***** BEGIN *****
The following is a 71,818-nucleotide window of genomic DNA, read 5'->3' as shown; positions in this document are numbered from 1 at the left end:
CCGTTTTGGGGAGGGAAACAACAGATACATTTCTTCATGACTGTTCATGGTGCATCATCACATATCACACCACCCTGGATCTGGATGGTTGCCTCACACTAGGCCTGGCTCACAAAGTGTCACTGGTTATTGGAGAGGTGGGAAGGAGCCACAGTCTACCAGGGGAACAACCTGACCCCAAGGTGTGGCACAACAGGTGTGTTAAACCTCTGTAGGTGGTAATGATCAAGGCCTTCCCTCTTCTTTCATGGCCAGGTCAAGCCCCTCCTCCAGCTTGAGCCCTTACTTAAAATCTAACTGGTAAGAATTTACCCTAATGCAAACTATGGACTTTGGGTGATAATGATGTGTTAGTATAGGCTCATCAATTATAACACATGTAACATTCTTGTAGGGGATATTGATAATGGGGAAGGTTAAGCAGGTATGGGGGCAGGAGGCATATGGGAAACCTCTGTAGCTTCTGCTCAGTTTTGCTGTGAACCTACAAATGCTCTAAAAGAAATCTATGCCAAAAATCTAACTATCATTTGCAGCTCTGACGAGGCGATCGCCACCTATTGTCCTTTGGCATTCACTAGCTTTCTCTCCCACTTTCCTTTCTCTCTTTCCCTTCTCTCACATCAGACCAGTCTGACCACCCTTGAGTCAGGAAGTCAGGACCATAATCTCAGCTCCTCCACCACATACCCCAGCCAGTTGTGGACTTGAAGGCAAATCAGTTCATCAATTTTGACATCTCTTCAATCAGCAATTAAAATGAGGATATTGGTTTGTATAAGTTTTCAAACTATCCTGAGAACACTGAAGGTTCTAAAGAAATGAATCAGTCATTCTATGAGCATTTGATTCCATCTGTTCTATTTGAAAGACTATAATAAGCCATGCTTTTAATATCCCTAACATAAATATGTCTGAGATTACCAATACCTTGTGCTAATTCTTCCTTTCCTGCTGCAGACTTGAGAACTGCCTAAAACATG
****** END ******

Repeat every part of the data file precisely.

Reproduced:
The following is a 71,818-nucleotide window of genomic DNA, read 5'->3' as shown; positions in this document are numbered from 1 at the left end:
CCGTTTTGGGGAGGGAAACAACAGATACATTTCTTCATGACTGTTCATGGTGCATCATCACATATCACACCACCCTGGATCTGGATGGTTGCCTCACACTAGGCCTGGCTCACAAAGTGTCACTGGTTATTGGAGAGGTGGGAAGGAGCCACAGTCTACCAGGGGAACAACCTGACCCCAAGGTGTGGCACAACAGGTGTGTTAAACCTCTGTAGGTGGTAATGATCAAGGCCTTCCCTCTTCTTTCATGGCCAGGTCAAGCCCCTCCTCCAGCTTGAGCCCTTACTTAAAATCTAACTGGTAAGAATTTACCCTAATGCAAACTATGGACTTTGGGTGATAATGATGTGTTAGTATAGGCTCATCAATTATAACACATGTAACATTCTTGTAGGGGATATTGATAATGGGGAAGGTTAAGCAGGTATGGGGGCAGGAGGCATATGGGAAACCTCTGTAGCTTCTGCTCAGTTTTGCTGTGAACCTACAAATGCTCTAAAAGAAATCTATGCCAAAAATCTAACTATCATTTGCAGCTCTGACGAGGCGATCGCCACCTATTGTCCTTTGGCATTCACTAGCTTTCTCTCCCACTTTCCTTTCTCTCTTTCCCTTCTCTCACATCAGACCAGTCTGACCACCCTTGAGTCAGGAAGTCAGGACCATAATCTCAGCTCCTCCACCACATACCCCAGCCAGTTGTGGACTTGAAGGCAAATCAGTTCATCAATTTTGACATCTCTTCAATCAGCAATTAAAATGAGGATATTGGTTTGTATAAGTTTTCAAACTATCCTGAGAACACTGAAGGTTCTAAAGAAATGAATCAGTCATTCTATGAGCATTTGATTCCATCTGTTCTATTTGAAAGACTATAATAAGCCATGCTTTTAATATCCCTAACATAAATATGTCTGAGATTACCAATACCTTGTGCTAATTCTTCCTTTCCTGCTGCAGACTTGAGAACTGCCTAAAACATG